Edwin Fischer (1886-1960)

My grandfather, who was a disarmingly intelligent but warm and selfless storyteller (not pictured), once told me of a concert he attended at some point in his youth.  The recital took place in Düsseldorf, the city of his birth, and the pianist was Edwin Fischer.  I can’t be sure of the exact date of the performance, but my struggling sense is that it would have taken place somewhere between 1918 and 1925.  To insist on nailing down the specifics would be to crucify the moment, since so much of the meaning we draw from the past takes shape through a hazy layering of myth and fact.

“all the old accumulated rubbish-years which we call memory, the recognizable I, but changing from phase to phase as the butterfly changes once the cocoon is cleared, carrying nothing of what was into what is…” ~ William Faulkner, Absalom, Absalom!

My grandfather never relayed to me the details of the program itself, but one thing stuck with him for decades: Fischer had the younger members of the audience join him on stage.  He invited them to gather around the piano to watch him perform an encore.  With that warm gesture my grandfather found himself next to one of the old masters of the piano, youthfully spellbound by a performance of Bach’s Prelude and Fugue in C-sharp Minor (BWV 849)  from Book I of the Well-Tempered Clavier.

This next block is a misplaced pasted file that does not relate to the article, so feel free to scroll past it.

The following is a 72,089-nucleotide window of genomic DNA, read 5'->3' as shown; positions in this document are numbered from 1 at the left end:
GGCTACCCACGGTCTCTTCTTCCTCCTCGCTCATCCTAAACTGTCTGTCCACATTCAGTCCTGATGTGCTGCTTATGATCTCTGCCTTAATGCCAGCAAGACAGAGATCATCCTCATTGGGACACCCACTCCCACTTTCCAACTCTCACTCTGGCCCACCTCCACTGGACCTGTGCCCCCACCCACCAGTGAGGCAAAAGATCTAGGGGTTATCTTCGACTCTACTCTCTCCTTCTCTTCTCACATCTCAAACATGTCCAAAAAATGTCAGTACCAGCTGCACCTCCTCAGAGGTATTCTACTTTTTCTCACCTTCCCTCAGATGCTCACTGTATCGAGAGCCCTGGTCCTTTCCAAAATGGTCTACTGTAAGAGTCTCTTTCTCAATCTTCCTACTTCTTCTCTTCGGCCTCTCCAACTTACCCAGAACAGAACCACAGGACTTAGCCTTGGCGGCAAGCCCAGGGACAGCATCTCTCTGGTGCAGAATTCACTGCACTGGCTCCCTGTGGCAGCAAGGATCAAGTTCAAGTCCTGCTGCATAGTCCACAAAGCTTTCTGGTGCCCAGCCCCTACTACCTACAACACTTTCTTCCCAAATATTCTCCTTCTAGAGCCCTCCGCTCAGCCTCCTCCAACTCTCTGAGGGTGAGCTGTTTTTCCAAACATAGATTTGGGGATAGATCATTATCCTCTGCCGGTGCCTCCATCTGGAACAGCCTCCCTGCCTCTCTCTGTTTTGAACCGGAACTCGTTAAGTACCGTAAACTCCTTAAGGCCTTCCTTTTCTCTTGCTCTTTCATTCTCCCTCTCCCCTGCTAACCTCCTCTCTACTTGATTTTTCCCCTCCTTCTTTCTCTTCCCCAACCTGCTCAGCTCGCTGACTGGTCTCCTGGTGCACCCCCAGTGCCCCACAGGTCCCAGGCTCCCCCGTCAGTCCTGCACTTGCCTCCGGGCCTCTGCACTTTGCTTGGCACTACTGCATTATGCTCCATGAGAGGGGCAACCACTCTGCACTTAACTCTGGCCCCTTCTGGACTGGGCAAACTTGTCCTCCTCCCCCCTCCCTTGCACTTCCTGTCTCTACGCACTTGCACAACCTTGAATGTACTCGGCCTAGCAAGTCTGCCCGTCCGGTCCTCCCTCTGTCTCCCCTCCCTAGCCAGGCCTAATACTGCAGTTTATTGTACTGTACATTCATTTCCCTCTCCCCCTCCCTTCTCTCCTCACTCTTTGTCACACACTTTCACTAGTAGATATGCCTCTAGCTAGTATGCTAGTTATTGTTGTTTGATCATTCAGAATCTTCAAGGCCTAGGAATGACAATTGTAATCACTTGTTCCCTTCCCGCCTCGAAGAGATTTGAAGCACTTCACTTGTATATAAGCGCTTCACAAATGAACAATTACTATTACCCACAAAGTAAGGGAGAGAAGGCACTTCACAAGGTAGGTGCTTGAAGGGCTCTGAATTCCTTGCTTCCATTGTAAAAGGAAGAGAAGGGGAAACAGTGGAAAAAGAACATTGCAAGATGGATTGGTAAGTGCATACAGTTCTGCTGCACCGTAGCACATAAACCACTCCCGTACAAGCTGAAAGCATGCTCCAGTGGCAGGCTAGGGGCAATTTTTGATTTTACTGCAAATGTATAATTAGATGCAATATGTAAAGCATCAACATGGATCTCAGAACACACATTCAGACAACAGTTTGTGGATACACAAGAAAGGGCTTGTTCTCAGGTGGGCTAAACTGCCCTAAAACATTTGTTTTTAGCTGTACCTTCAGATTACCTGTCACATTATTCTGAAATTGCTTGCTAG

Listen here to Fischer’s 1933 studio recording of that very piece.

The prelude is all beauty in a minor mode; the fugue, which eventually reaches out with its “trumpet call” (4.44), is a darkish gem.  My grandfather always singled out that moonstone as his most treasured of the “48.”

In 1960, some three to four decades after that recital in Düsseldorf, Fischer’s renowned student, Alfred Brendel, would reverently recollect that “with Fischer, one was in more immediate contact with the music: there was no curtain before his soul when he communicated with the audience.”*

When I listen to Fischer’s recording of the C-sharp Minor Prelude and Fugue, I suppose that a “curtain” of some sort does fall.  But it’s a curtain drawn by the invariably limited reach of memory, drawn between me and the faded world of a childhood in Düsseldorf, between me and a Germany pre-‘33.

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Recommended Recordings:

  • Edwin Fischer: Bach’s Well-Tempered Clavier, Books 1 & 2 (EMI).  You can read a review of this CD issue here.  These are the very first recordings of the complete “48.”  The same performances have been reissued on the Naxos Historical label, but I haven’t heard them and am unable to speak to their sound quality.

Notes:

* Quote taken from Alfred Brendel’s “Edwin Fischer: Remembering My Teacher” (1960), published in Thoughts and Afterthoughts but legally fetched online.

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